Sundrop Farms

  • 2019

  • Engineering

Designed By:

  • Sundrop Farms

Commissioned By:

Sundrop Farms

Designed In:


Sundrop is a world leading horticultural operation integrating solar, desalination and controlled greenhouse growing at a commercial scale for the first time. Sundrop produces high-value fruits and vegetables utilising a unique combination of renewable technologies.

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  • Sundrop was established to address the growing need to provide sustainable food production technologies at a commercial scale in climatic conditions that are not normally suitable for typical agriculture. The intent was to do this in a manner that addressed some of the limitations of traditional greenhouses and allow year-round production while utilising the natural resources of sunlight and sea water to provide valuable inputs into the production process.

  • Sundrop has achieved its intended outcome by utilising world first and IP protected technology. This includes a Solar Energy System using Concentrated Solar Power tower technology , with the primary purpose to convert solar radiation into thermal energy to deliver heat, electricity and water to the greenhouse. Combining this technology with world-leading greenhouse technology has allowed Sundrop to achieve its stated objective of being a world leader in sustainable horticulture and is based by a unique long term take and pay contract with Coles.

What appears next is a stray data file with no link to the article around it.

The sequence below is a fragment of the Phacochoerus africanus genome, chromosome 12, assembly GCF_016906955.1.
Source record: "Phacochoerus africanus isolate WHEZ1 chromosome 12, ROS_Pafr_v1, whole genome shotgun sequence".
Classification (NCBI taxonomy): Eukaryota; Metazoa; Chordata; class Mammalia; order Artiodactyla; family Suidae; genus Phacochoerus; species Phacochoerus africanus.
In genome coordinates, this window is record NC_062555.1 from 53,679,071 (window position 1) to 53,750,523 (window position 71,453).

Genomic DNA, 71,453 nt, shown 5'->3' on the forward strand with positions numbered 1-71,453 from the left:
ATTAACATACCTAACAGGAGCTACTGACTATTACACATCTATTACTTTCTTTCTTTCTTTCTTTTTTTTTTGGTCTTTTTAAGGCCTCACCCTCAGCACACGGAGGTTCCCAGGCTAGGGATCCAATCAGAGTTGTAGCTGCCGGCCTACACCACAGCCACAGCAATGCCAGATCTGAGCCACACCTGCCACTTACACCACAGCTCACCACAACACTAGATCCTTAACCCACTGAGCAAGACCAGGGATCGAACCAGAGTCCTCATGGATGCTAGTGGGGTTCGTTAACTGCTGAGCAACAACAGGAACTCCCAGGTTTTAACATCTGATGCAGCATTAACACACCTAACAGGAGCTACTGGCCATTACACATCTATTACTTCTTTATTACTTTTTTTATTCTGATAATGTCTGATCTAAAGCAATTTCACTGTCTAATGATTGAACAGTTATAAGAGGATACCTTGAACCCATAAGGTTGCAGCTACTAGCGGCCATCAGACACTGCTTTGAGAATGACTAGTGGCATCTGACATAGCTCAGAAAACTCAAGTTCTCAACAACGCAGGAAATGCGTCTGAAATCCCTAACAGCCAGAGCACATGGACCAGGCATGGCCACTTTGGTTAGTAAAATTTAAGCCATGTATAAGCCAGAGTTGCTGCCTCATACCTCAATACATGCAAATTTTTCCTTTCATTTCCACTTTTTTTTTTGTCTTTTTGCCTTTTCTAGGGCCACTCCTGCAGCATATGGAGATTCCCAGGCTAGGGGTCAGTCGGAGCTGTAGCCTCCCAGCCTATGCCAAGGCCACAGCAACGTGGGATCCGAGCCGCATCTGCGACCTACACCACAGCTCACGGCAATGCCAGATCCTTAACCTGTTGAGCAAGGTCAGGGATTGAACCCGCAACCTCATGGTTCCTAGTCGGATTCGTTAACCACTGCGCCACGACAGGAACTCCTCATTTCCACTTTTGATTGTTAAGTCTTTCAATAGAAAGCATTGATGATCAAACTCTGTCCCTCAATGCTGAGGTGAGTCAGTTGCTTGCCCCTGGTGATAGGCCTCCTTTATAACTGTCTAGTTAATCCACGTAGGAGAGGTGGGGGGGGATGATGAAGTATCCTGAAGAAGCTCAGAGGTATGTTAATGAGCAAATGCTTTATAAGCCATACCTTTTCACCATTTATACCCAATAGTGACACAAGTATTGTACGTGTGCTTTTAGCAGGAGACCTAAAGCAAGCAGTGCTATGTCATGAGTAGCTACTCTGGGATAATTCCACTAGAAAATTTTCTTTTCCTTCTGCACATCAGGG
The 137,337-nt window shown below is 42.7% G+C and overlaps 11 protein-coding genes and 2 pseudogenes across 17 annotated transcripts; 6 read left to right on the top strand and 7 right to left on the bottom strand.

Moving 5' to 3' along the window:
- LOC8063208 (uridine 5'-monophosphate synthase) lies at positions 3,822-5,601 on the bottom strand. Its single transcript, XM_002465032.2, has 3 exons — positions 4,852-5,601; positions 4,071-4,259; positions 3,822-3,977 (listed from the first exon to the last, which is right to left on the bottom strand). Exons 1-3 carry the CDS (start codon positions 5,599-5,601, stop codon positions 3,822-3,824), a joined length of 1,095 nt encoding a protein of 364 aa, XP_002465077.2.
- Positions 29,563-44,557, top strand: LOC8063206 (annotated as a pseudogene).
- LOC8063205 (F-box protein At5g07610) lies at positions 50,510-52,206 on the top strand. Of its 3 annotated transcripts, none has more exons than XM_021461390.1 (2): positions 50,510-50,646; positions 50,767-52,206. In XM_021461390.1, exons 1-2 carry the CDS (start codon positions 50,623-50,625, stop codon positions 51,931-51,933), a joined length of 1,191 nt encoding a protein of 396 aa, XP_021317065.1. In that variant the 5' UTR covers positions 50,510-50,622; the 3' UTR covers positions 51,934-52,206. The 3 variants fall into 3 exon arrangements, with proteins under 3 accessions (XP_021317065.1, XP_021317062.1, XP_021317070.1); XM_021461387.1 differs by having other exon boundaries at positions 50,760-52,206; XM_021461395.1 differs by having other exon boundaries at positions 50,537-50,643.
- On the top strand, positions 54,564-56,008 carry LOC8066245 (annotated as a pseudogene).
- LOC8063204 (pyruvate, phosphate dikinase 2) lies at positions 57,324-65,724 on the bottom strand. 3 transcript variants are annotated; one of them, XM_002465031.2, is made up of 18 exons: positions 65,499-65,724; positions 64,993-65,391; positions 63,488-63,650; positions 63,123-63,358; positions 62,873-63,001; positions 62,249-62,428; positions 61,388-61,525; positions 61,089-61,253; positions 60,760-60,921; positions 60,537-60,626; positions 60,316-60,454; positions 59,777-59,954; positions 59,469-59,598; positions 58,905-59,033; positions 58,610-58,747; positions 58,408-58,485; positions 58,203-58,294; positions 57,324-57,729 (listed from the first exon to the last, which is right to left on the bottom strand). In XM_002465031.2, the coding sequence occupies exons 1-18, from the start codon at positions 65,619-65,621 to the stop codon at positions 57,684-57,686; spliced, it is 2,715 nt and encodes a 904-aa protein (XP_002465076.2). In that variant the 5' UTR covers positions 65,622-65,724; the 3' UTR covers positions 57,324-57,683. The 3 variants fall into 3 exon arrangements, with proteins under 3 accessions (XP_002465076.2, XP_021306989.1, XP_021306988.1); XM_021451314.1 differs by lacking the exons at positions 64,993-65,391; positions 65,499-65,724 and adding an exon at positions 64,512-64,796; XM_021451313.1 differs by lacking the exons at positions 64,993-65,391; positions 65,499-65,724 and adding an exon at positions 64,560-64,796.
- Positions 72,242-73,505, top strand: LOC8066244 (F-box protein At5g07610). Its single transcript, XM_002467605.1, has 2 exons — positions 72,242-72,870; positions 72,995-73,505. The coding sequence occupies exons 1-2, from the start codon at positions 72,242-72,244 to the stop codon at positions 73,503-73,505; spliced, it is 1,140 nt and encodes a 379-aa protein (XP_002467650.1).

• The Sundrop site in Port Augusta now has the capacity to produce up to 15m tonnes of truss tomatoes annually in a location that is not a traditional horticultural location. It also provides jobs for up to 250 in a location where the closure of traditional businesses in the area left an employment void. The technology produces heat, water and electricity that is equivalent to $3m of costs that would otherwise been purchased off the grid thus reducing the environmental impact of relying on traditional utility inputs.

  • The Sundrop model is replicable to any location in the world where there is access to the primary key inputs, sunlight and seawater. This allows for horticultural growth in areas where this would not normally fit with locations such as the Middle East.